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Can Self-Service Support Improve Customer Satisfaction?

Posted by Alok Chowdhury on Aug 9, 2016 10:00:28 AM

3 minute read

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With an increased call for rapid support among customers combined with pressure to monitor and actively engage across multiple channels, many companies are feeling the burn of a customer service gap. Such times call for alternative methods, and one way that seems to be working is through self-service support.

Self-service support is most often deployed in the form of user forums or a comprehensive knowledgebase. Both options allow the customer the ability to actively seek out the specific information they need without having to wait on hold forever.

Why Self-Service?

A user forum allows your customer community to thrive. Early adopters and seasoned users relish in the opportunity to provide essentially free support on your behalf. Take a look at the Apple forum to see just how active their brand champions are. As the community grows, help seekers turn into help givers and the cycle continues.

A knowledgebase entails a comprehensive database of guides, manuals, and processes that customers can access based on their specific need. It may take a while to build out, but it can always be added to and revised with new products and services or updated software.

An added benefit of both options is the ability to enhance your SEO over time. To use Apple as an example again, try a Google search for: “how to change the time on my iPhone.

 

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The first thing that pops up is Apple’s support page. How many millions of users have searched that exact phrase? And they all land at Apple’s doorstep.

Knowledgebase articles and forum posts can likewise be linked to by supporting sites or shared across social media which helps increase your brand’s reach and potentially drive more traffic your way.

Self-Service Saves You Time and Money

While any company is happy to have that much traffic pointed their way, they are also happy that other customer support channels aren’t being monopolized.

Two companies that have found success through the use of self-service support are Agilebits and Hootsuite. Both companies have found an dramatic increase in the effectiveness of a well-optimized forum and knowledgebase for self-service support.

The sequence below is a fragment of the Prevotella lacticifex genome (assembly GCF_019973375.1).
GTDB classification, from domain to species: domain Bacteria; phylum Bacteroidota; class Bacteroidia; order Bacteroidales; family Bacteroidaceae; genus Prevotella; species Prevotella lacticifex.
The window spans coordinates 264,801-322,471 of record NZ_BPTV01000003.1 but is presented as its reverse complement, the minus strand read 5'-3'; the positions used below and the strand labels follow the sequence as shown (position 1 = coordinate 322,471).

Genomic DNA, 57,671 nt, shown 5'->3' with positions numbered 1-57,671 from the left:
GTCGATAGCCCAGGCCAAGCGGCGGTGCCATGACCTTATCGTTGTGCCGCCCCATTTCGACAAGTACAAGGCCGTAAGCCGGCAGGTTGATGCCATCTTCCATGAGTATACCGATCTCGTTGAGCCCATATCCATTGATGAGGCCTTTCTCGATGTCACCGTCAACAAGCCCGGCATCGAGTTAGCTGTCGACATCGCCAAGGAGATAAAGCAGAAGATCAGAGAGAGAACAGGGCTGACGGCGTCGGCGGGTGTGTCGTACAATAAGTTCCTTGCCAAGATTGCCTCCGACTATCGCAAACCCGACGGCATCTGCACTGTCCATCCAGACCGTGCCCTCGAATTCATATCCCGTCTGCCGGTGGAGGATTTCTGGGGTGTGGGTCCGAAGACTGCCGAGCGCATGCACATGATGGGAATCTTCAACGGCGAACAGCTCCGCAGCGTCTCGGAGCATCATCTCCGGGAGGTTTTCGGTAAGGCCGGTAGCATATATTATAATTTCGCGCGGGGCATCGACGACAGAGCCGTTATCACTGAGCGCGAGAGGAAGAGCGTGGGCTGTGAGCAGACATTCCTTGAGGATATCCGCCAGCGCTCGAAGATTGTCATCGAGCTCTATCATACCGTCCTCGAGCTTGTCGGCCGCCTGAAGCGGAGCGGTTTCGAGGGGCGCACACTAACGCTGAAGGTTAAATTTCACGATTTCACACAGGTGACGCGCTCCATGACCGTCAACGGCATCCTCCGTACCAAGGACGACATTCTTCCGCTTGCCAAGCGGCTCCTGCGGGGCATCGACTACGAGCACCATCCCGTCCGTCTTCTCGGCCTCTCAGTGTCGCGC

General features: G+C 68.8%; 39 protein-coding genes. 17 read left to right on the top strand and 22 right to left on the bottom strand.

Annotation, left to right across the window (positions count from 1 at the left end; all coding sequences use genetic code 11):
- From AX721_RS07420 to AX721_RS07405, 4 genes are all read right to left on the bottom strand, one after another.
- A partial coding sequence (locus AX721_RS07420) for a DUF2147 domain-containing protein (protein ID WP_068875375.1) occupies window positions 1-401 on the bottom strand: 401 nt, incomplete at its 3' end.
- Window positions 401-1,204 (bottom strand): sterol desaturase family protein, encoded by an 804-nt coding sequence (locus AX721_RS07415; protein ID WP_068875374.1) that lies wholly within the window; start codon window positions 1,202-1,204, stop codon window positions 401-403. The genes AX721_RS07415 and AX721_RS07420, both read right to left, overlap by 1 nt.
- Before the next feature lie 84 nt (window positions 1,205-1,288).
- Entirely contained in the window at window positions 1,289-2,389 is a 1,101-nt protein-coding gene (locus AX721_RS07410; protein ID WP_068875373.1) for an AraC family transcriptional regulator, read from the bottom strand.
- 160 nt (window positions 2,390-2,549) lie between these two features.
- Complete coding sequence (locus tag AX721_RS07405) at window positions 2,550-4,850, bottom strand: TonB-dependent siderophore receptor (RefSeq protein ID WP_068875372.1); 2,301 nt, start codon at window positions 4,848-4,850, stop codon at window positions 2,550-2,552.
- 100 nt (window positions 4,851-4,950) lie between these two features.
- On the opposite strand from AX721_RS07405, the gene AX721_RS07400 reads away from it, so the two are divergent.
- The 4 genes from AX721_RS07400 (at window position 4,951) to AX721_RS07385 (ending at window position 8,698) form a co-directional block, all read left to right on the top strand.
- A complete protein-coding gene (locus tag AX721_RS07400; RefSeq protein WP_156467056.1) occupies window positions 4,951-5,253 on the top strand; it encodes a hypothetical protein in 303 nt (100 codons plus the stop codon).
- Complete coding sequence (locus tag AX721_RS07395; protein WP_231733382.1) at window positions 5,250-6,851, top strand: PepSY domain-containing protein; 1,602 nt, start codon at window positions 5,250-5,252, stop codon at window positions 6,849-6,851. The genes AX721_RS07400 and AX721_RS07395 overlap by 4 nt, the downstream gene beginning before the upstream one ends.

“As of April 2016, we’ve seen an incredible increase of 5,330% in active community users compared to when we came onboard in June of 2015.

Our customers find the community to be easy to use and are able to ask and find answers to their questions quickly.” - Gabrielle Maheux, Social Channel Lead for Hootsuite

As for enhancing SEO? It’s working.

According to Gabrielle Maheux, Social Channel Lead for Hootsuite, 90% of their new visits to Hootsuite's support community comes from Google's organic search. She estimates that 10-15% of all questions asked are answered by other Hootsuite users and ambassadors, translating to a lot of deflected support tickets.

By providing a hub of information to address common inquiries, the pressure can be taken off of other channels and free them up for more serious customer issues. Agilebits takes the opportunity one step further and actively utilizes the forum to engage with customers as well as to provide support.

“The forum let us gather feedback, but also allowed people to give opinions and suggestions to reach a consensus. In the end, it helped us make a better product”- Jeff Shiner, CEO Agilebits

The important lesson from Agilebits is that while self-service support is intended as a means to allow customers to assist and educate themselves, there are still other opportunities to take advantage of when your customers are literally at your fingertips.

Consider your self-service support channels to be similar to a library. While your customers are searching for the information on their own time and terms, they still need librarians to curate the collection, keep things organized, and tidy up the place.

What about the customer?

Seasoned customer service pros may balk at the idea of funneling customers away from live help. However, signs are pointing to an increased interest in exactly that.

A recent study by Amdocs found that 91% of respondents said they would use an online knowledgebase if it were available.

A completely different study by Nuance Enterprise found 75% of survey respondents considered self-serve support a convenient option in general, and 67% stated they’d rather use self-service over speaking to a company representative.

Bottom Line

Customer service is all about delivering a positive experience, especially when your customers need help. Self-service provides the customer with the opportunity to educate themselves on their own terms and at their own pace, as well as the ability to assist their fellow customers.

The data all points to a customer base that is growing in their demand for self-service. When considering the added benefits to the company, it’s hard to argue with the idea or the results.

Topics: Support, News

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